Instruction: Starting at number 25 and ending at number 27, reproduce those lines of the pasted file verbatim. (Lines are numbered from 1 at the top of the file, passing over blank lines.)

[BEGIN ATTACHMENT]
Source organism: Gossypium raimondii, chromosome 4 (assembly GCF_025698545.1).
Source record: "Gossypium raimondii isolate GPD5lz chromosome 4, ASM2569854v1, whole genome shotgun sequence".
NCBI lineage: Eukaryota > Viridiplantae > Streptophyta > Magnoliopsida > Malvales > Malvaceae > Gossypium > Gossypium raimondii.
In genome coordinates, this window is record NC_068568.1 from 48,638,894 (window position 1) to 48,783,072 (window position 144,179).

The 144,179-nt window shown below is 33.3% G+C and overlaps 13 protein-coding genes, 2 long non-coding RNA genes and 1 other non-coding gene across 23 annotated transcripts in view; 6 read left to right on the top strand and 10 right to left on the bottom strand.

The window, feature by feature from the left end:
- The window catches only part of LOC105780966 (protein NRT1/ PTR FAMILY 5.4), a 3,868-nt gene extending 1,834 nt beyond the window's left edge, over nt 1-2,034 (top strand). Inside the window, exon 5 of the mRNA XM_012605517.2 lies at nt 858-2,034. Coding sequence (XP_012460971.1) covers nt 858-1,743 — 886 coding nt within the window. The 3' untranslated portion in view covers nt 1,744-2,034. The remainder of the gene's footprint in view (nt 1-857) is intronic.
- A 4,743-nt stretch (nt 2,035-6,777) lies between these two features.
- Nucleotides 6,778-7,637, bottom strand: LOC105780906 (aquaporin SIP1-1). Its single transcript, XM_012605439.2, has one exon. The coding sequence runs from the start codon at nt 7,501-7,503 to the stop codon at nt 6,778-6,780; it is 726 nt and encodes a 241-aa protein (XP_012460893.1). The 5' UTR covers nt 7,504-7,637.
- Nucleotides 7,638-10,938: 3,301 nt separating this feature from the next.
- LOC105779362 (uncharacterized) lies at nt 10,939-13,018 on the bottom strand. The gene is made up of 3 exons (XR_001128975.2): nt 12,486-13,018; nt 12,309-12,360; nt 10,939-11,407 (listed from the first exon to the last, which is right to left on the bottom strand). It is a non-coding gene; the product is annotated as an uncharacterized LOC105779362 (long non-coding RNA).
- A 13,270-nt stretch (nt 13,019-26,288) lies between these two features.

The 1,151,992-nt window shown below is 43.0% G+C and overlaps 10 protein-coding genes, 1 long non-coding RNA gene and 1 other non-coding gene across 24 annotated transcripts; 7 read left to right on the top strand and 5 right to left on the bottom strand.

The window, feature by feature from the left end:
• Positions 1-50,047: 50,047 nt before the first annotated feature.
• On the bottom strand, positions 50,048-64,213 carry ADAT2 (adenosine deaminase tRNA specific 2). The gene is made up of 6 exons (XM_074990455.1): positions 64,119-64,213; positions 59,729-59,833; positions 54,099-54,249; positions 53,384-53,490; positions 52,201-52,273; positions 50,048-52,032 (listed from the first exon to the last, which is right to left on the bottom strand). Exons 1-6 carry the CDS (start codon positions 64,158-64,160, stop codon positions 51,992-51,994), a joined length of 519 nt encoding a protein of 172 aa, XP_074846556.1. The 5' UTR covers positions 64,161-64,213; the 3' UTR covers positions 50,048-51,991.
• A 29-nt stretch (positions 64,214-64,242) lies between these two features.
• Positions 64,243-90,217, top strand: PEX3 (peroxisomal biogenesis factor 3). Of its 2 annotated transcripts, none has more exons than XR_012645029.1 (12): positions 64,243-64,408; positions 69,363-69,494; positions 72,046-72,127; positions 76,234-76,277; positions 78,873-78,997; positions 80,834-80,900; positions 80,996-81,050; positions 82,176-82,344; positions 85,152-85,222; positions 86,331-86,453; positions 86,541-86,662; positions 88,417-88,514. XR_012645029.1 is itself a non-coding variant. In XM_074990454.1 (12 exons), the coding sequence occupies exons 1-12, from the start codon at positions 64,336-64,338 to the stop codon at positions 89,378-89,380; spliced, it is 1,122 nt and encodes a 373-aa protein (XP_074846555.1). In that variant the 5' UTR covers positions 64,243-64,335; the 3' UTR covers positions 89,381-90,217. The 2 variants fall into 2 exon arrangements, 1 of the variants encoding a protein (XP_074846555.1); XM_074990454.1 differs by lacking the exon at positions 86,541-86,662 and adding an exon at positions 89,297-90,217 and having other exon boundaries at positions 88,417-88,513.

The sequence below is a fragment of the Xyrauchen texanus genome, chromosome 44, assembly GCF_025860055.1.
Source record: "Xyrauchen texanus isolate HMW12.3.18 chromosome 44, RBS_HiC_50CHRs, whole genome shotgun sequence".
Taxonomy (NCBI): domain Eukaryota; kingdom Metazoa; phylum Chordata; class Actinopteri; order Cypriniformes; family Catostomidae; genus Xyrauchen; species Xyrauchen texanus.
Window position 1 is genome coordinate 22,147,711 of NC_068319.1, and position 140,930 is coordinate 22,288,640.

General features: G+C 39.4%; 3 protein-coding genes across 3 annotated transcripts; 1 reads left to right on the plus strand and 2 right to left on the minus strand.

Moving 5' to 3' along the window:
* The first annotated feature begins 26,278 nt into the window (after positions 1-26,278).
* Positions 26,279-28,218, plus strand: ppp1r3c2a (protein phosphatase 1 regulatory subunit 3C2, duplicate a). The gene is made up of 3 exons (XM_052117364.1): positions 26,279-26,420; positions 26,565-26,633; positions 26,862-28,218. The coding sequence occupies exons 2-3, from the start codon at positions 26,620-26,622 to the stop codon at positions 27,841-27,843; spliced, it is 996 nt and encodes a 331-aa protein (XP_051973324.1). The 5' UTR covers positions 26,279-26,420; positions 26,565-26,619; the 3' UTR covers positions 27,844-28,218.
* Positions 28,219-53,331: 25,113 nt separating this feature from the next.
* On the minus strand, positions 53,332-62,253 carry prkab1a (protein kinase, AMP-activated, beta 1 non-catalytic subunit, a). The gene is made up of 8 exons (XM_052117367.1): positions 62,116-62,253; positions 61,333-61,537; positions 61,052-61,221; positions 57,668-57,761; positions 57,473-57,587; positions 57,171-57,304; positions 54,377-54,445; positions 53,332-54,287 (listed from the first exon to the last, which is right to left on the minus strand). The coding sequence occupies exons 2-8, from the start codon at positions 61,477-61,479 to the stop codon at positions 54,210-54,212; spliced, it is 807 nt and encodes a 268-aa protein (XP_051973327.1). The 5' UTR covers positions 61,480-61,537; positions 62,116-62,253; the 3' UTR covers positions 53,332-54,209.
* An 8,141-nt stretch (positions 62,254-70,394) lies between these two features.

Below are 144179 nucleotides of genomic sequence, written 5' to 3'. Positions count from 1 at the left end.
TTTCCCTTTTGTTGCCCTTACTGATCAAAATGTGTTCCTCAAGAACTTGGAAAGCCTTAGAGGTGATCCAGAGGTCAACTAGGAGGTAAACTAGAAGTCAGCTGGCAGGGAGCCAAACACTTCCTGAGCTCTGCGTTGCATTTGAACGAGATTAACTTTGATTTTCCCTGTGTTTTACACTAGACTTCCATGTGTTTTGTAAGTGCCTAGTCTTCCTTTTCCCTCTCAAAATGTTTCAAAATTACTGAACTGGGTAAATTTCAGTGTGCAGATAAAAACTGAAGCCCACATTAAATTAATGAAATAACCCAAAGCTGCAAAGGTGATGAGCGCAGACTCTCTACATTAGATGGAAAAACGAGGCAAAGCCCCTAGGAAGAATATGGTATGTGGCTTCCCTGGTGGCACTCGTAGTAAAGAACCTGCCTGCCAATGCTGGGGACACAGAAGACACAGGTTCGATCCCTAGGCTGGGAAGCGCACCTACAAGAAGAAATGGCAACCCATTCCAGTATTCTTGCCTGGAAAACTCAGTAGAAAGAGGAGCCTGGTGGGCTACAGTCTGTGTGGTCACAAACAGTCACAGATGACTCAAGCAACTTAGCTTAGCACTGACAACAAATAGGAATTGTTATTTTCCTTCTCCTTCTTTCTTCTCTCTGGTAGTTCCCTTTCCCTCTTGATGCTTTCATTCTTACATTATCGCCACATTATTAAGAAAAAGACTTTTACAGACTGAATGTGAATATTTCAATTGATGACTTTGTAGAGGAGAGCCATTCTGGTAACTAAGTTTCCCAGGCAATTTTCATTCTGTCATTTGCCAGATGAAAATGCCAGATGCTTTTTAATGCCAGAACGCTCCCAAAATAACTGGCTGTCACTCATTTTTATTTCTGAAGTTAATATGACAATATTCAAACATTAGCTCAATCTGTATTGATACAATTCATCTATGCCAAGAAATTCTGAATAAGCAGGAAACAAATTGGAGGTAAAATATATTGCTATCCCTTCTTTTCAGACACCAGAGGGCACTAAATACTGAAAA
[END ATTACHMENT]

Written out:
* The first annotated feature begins 26,278 nt into the window (after positions 1-26,278).
* Positions 26,279-28,218, plus strand: ppp1r3c2a (protein phosphatase 1 regulatory subunit 3C2, duplicate a). The gene is made up of 3 exons (XM_052117364.1): positions 26,279-26,420; positions 26,565-26,633; positions 26,862-28,218. The coding sequence occupies exons 2-3, from the start codon at positions 26,620-26,622 to the stop codon at positions 27,841-27,843; spliced, it is 996 nt and encodes a 331-aa protein (XP_051973324.1). The 5' UTR covers positions 26,279-26,420; positions 26,565-26,619; the 3' UTR covers positions 27,844-28,218.
* Positions 28,219-53,331: 25,113 nt separating this feature from the next.